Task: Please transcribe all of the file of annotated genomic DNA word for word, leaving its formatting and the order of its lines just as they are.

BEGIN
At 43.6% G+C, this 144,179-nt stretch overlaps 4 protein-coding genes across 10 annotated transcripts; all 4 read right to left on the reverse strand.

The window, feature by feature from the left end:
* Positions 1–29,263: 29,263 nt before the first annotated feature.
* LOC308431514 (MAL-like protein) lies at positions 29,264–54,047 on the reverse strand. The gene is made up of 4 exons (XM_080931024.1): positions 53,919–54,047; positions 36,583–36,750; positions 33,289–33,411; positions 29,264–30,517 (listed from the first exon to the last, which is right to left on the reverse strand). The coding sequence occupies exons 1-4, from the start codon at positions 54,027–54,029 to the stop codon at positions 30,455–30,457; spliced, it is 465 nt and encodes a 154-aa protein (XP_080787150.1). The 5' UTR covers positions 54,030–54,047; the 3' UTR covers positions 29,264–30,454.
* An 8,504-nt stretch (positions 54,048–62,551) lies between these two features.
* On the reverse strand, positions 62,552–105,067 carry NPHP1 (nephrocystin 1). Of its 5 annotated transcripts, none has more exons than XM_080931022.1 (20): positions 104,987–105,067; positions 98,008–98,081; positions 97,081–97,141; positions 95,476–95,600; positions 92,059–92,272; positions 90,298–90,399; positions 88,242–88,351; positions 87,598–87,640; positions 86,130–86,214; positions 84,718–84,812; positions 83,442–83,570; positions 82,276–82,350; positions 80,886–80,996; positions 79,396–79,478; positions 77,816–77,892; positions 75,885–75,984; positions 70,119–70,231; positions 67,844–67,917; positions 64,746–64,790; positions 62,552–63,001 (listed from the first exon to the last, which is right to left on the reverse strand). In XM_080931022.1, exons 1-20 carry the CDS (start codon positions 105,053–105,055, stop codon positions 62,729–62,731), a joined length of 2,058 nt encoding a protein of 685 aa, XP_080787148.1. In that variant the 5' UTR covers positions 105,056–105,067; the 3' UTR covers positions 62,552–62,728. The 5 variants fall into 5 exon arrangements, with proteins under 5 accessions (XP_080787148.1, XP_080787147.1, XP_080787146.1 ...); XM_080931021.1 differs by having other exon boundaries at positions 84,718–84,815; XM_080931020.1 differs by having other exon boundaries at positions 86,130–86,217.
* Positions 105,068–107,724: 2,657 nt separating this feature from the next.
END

At 43.6% G+C, this 144,179-nt stretch overlaps 4 protein-coding genes across 10 annotated transcripts; all 4 read right to left on the reverse strand.

The window, feature by feature from the left end:
* Positions 1–29,263: 29,263 nt before the first annotated feature.
* LOC308431514 (MAL-like protein) lies at positions 29,264–54,047 on the reverse strand. The gene is made up of 4 exons (XM_080931024.1): positions 53,919–54,047; positions 36,583–36,750; positions 33,289–33,411; positions 29,264–30,517 (listed from the first exon to the last, which is right to left on the reverse strand). The coding sequence occupies exons 1-4, from the start codon at positions 54,027–54,029 to the stop codon at positions 30,455–30,457; spliced, it is 465 nt and encodes a 154-aa protein (XP_080787150.1). The 5' UTR covers positions 54,030–54,047; the 3' UTR covers positions 29,264–30,454.
* An 8,504-nt stretch (positions 54,048–62,551) lies between these two features.
* On the reverse strand, positions 62,552–105,067 carry NPHP1 (nephrocystin 1). Of its 5 annotated transcripts, none has more exons than XM_080931022.1 (20): positions 104,987–105,067; positions 98,008–98,081; positions 97,081–97,141; positions 95,476–95,600; positions 92,059–92,272; positions 90,298–90,399; positions 88,242–88,351; positions 87,598–87,640; positions 86,130–86,214; positions 84,718–84,812; positions 83,442–83,570; positions 82,276–82,350; positions 80,886–80,996; positions 79,396–79,478; positions 77,816–77,892; positions 75,885–75,984; positions 70,119–70,231; positions 67,844–67,917; positions 64,746–64,790; positions 62,552–63,001 (listed from the first exon to the last, which is right to left on the reverse strand). In XM_080931022.1, exons 1-20 carry the CDS (start codon positions 105,053–105,055, stop codon positions 62,729–62,731), a joined length of 2,058 nt encoding a protein of 685 aa, XP_080787148.1. In that variant the 5' UTR covers positions 105,056–105,067; the 3' UTR covers positions 62,552–62,728. The 5 variants fall into 5 exon arrangements, with proteins under 5 accessions (XP_080787148.1, XP_080787147.1, XP_080787146.1 ...); XM_080931021.1 differs by having other exon boundaries at positions 84,718–84,815; XM_080931020.1 differs by having other exon boundaries at positions 86,130–86,217.
* Positions 105,068–107,724: 2,657 nt separating this feature from the next.